Dubai Lamp a Bright Idea for Energy Savings

23rd May, 2017

Dubai: The emirate has anounced that the Dubai Lamp, the world’s most energy-efficient lightbulb, developed by Philips at the request of the municipality, will go on sale in Ramadan.

The LED bulb uses a fraction of the electricity needed by conventional lights, cuts emissions and will reinforce the emirate’s green credentials.

The bulbs range in power ratings from 1 to 3 watts, replacing 25 to 60 watt bulbs. Costing between Dh18 and Dh33, the bulbs will have a lifespan of 25,000 hours.

“This is the world’s most energy-efficient lightbulb and provides big efficiency savings, as well as lowering electricity bills for consumers,” said Olav Scholte, marketing manager at Philips Lighting Middle East.

“With lighting accounting for 22 per cent of all energy consumption in the Middle East, well above the global average, Dubai Lamp offers unprecedented energy savings and reduction of carbon emissions.

“With consumers more environmentally conscious, we hope that with their support we can put a considerable dent in our carbon footprint.”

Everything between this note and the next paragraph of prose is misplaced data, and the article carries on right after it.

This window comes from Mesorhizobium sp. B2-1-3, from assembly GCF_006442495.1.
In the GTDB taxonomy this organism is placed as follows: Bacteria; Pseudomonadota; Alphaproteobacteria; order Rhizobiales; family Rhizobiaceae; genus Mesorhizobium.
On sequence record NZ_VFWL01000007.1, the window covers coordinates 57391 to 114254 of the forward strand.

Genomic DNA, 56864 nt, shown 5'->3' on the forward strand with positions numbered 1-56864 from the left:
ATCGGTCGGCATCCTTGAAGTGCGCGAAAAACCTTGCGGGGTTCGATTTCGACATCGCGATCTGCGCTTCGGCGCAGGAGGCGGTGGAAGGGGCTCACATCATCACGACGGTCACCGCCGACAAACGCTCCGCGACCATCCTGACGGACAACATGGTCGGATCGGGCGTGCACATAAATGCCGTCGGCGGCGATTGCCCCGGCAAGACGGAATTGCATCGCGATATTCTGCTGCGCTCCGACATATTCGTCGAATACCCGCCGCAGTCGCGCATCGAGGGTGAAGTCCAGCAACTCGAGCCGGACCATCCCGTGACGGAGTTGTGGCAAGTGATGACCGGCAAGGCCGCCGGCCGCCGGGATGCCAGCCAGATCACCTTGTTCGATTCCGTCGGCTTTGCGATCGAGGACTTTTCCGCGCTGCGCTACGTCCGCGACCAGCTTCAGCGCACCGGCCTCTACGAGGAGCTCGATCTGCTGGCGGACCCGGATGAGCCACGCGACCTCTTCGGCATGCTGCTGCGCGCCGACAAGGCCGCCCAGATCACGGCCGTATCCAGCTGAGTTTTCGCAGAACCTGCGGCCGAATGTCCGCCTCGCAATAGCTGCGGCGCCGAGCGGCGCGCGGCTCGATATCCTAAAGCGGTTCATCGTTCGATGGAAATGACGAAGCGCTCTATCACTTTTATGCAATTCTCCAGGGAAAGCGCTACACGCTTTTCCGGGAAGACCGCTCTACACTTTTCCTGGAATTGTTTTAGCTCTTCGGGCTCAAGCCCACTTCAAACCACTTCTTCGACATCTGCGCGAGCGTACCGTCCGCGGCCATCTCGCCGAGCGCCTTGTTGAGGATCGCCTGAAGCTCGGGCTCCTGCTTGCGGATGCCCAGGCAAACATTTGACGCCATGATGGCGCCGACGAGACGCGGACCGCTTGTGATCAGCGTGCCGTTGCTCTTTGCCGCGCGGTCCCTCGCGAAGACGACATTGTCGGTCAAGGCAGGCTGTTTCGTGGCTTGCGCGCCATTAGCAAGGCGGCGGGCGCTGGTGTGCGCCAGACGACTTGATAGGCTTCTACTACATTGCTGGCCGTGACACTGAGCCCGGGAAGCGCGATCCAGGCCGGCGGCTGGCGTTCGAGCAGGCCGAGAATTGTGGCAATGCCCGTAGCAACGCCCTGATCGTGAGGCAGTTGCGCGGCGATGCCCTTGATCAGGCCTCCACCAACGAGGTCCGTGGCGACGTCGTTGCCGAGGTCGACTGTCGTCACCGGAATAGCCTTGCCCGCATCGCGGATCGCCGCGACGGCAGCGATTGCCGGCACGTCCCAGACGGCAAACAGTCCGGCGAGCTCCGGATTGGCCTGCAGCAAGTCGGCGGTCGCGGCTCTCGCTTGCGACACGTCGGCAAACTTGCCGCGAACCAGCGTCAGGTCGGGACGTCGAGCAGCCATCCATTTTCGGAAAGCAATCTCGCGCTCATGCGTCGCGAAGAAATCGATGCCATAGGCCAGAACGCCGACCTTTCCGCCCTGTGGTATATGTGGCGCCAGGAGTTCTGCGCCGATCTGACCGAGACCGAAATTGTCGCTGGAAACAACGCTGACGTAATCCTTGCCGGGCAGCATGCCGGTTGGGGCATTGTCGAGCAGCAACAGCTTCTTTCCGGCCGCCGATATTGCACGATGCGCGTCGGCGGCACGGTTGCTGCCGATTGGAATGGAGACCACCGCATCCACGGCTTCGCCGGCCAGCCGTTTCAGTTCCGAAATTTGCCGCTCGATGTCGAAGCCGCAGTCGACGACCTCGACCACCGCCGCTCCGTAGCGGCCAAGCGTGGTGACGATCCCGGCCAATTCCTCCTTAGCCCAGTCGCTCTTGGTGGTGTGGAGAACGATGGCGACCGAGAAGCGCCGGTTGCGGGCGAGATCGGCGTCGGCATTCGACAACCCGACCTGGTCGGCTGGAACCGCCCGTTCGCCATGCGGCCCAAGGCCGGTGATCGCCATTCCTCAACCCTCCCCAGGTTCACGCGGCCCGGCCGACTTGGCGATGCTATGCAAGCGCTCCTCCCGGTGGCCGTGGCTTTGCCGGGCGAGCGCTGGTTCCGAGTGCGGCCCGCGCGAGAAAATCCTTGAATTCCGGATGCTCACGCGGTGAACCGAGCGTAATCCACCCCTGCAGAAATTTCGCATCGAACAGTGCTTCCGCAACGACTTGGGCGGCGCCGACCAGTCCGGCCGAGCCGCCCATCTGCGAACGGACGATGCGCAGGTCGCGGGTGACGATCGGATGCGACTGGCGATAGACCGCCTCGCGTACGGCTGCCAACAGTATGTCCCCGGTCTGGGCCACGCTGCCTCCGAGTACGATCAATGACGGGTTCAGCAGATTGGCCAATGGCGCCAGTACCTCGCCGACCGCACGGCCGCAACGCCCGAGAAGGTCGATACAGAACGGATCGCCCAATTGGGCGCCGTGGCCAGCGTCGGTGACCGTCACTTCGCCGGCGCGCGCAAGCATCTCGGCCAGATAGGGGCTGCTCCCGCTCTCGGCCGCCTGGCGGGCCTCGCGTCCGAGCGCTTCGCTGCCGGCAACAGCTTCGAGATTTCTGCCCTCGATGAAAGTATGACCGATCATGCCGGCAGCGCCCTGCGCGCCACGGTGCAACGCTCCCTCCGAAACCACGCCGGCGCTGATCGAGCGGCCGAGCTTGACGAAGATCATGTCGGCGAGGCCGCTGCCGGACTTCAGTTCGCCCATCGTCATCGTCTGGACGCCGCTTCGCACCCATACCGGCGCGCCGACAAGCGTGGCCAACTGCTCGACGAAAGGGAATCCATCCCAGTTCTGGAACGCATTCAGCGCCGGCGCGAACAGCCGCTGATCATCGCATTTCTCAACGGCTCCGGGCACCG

The Dubai Lamp was revealed last October as part of the emirate’s sustainability drive, which aims to reduce energy use for lighting by up to 90 per cent.

People can save up to Dh2,000 a year on power bills by using the new bulb, said Mr Scholte.

“Dubai Lamp is also free from mercury and other hazardous substances that you find in conventional incandescent bulbs,” said Amruta Kshemkalyani, a sustainability expert.

“The great thing about the Dubai Lamp is that it makes it very easy and convenient for people to be environmentally friendly.”

Prices for LED light bulbs at Ikea range between Dh9 and Dh45, but all have a higher wattage than the Dubai Lamp. Ace hardware sells LED bulbs for about Dh15 to Dh35.

Ivano Iannelli, from Dubai Carbon, said the new bulbs also had secondary benefits.

“One of the things about normal lightbulbs is that they give off a lot of heat, and that means more air conditioning is required to cool down homes,” said Mr Iannelli.

“But because these bulbs use so little energy that will result in less of a demand for cooling.”

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